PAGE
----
Note: This Selenium Driver is specifically for Microsoft Edge 111.0.1661.54 (latest Edge Version). In order for it to function on your specific Edge Browser version, you will need to download the other versions and replace the msedgedriver.exe within the folder from Microsoft Edge WebDriver – Microsoft Edge Developer

Below is a download link to my script and the msedgedriver.exe that works for my version at the time that I run this. Note: I’ve hardcoded the PowerShell script to fetch the libraries and webdriver from C:\selenium – so make sure after extracting to put the folder into the C:\ drive.

  $company = "Recursion Blog",
  $firstName = "Ga Kin",
  $lastName = "Chi",
  $role = "Power Platform Enthusiast",
  $email = "[email protected]",
  $phone = "+47 103 45 678",
  $address = "The other side of the moon!"

# Load the Selenium WebDriver assembly for Microsoft Edge
Add-Type -Path 'C:\selenium\WebDriver.dll'

#Add-Type -Path $assemblyPath


$options = New-Object OpenQA.Selenium.Edge.EdgeOptions
$options.AcceptInsecureCertificates = $true

$driver = New-Object OpenQA.Selenium.Edge.EdgeDriver($options)
$driver.Url = "https://rpachallenge.com/"

Write-Host "Typed in Company field: $company"

Write-Host "Typed in First Name field: $firstName"

Write-Host "Typed in Last Name field: $lastName"

Write-Host "Typed in Role field: $role"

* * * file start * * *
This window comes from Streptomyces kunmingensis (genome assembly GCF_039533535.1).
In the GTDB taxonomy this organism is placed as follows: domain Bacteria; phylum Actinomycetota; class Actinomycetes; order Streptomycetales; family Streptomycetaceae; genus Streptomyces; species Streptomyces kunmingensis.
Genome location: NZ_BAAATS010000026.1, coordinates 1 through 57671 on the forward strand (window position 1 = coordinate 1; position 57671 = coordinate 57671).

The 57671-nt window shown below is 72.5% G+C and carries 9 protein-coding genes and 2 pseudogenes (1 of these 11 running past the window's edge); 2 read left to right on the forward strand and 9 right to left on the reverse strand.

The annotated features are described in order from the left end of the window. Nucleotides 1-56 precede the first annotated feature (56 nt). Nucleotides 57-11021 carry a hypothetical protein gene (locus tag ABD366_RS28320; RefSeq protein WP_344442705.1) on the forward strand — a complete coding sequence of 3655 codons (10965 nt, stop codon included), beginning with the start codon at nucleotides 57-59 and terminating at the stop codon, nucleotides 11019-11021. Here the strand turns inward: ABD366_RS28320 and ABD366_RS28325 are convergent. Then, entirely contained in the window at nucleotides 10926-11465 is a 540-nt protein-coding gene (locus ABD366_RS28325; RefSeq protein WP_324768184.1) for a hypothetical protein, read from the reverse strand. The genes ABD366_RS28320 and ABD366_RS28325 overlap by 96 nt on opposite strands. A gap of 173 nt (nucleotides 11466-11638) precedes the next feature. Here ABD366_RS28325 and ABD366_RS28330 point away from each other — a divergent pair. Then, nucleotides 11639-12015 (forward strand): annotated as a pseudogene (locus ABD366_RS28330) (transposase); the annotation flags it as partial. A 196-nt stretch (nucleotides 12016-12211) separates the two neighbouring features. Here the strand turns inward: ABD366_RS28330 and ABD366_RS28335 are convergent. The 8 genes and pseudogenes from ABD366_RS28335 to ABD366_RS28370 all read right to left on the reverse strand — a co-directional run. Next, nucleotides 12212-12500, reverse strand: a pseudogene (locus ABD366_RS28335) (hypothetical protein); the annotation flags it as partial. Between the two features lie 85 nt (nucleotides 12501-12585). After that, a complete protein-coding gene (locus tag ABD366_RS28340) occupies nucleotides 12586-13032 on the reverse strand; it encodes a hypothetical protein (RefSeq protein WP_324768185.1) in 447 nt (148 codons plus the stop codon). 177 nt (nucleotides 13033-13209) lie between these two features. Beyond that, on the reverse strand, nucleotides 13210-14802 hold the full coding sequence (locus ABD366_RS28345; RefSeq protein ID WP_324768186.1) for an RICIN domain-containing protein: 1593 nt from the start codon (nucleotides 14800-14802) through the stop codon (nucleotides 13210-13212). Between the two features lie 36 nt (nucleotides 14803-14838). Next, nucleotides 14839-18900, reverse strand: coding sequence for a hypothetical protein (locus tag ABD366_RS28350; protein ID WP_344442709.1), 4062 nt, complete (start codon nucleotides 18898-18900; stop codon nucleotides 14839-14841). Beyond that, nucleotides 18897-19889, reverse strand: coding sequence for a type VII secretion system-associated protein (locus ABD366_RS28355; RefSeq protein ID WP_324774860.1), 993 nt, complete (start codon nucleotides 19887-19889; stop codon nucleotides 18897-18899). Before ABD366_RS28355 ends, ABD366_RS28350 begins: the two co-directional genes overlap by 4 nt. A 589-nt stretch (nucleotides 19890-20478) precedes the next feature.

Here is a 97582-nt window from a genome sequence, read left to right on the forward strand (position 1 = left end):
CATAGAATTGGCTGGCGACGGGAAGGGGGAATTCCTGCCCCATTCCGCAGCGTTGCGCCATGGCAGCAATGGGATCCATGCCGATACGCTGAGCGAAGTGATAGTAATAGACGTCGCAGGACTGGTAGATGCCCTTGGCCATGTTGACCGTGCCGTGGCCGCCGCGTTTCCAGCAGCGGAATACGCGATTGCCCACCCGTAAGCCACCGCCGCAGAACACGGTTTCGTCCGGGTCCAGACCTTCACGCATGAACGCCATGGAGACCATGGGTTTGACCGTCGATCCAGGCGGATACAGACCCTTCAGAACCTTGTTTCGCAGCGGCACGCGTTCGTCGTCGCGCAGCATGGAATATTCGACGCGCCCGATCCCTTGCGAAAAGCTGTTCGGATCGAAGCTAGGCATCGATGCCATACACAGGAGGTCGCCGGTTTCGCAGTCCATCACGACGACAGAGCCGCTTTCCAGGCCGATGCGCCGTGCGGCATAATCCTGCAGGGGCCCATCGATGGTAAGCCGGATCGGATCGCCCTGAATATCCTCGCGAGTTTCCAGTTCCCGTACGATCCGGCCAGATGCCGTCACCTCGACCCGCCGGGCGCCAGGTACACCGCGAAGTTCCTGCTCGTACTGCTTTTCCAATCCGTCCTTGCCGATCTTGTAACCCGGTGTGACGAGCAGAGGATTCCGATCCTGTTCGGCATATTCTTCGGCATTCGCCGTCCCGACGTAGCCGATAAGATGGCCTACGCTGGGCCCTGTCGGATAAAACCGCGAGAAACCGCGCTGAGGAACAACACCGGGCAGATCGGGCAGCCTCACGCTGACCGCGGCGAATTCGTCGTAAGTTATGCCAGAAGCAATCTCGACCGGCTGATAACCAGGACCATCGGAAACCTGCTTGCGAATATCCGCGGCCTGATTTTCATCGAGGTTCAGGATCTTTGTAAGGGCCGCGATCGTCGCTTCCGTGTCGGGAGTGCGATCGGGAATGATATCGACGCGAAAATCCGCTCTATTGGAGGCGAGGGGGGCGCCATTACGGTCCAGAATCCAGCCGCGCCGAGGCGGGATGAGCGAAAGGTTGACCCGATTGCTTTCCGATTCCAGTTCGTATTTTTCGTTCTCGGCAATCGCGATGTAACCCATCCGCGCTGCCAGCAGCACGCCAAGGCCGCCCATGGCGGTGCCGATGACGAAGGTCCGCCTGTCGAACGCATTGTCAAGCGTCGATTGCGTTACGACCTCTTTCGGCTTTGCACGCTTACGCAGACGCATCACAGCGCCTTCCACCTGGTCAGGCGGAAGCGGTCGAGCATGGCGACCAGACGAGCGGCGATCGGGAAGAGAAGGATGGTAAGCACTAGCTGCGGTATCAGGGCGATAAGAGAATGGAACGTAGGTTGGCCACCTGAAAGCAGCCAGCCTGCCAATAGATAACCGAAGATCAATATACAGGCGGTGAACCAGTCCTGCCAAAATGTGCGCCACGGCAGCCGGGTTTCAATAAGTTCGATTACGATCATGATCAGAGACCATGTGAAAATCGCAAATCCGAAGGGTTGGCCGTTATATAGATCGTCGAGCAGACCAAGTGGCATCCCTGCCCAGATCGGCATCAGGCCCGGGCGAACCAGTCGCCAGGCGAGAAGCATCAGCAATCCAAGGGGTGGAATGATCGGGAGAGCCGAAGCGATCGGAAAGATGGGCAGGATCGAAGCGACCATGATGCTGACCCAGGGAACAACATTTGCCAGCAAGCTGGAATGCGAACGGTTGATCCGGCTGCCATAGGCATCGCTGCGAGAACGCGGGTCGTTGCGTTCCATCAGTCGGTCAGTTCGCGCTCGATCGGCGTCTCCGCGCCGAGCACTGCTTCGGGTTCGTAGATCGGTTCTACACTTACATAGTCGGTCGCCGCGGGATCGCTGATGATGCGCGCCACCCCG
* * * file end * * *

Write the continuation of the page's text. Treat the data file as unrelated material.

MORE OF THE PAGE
Write-Host "Typed in Email field: $email"

Write-Host "Typed in Phone field: $phone"

Write-Host "Typed in Address field: $address"


This is how it looks like when I run the script locally on the VM:

Go back to the Azure Automation account (rec-osk-aa-01) that we created earlier on and create a new runbook:


powershell.exe -ExecutionPolicy Bypass -File 'C:\selenium\template.ps1' -company $company -firstName $firstName -lastName $lastName -role $role -email $email -phone $phone -address $address -User $env:USERNAME

Save and Publish the runbook

When you run the runbook, it should trigger the script as hidden session on the local VM and start the web automation process filling out the fields.

And finally the Power Automate flow

Power Automate flow in this case will be a manual trigger, but it can be changed to get triggered based on value inputs from Microsoft Forms, Power Apps or other Microsoft services.


This blog post outlines the benefits of using Power Automate with Azure Automation and Selenium C# Library for Web UI automation, highlighting its potential to automate the web. By leveraging existing .NET libraries, Power Automate provides a cost-effective alternative to PAD and instead invoking PowerShell scripts from Azure Automation with Power Automate Cloud flows. The post provides insights into integrating PowerShell and Azure Automation into UI automation processes and aims to equip readers with the knowledge to implement Power Automate for automating Web UI tasks.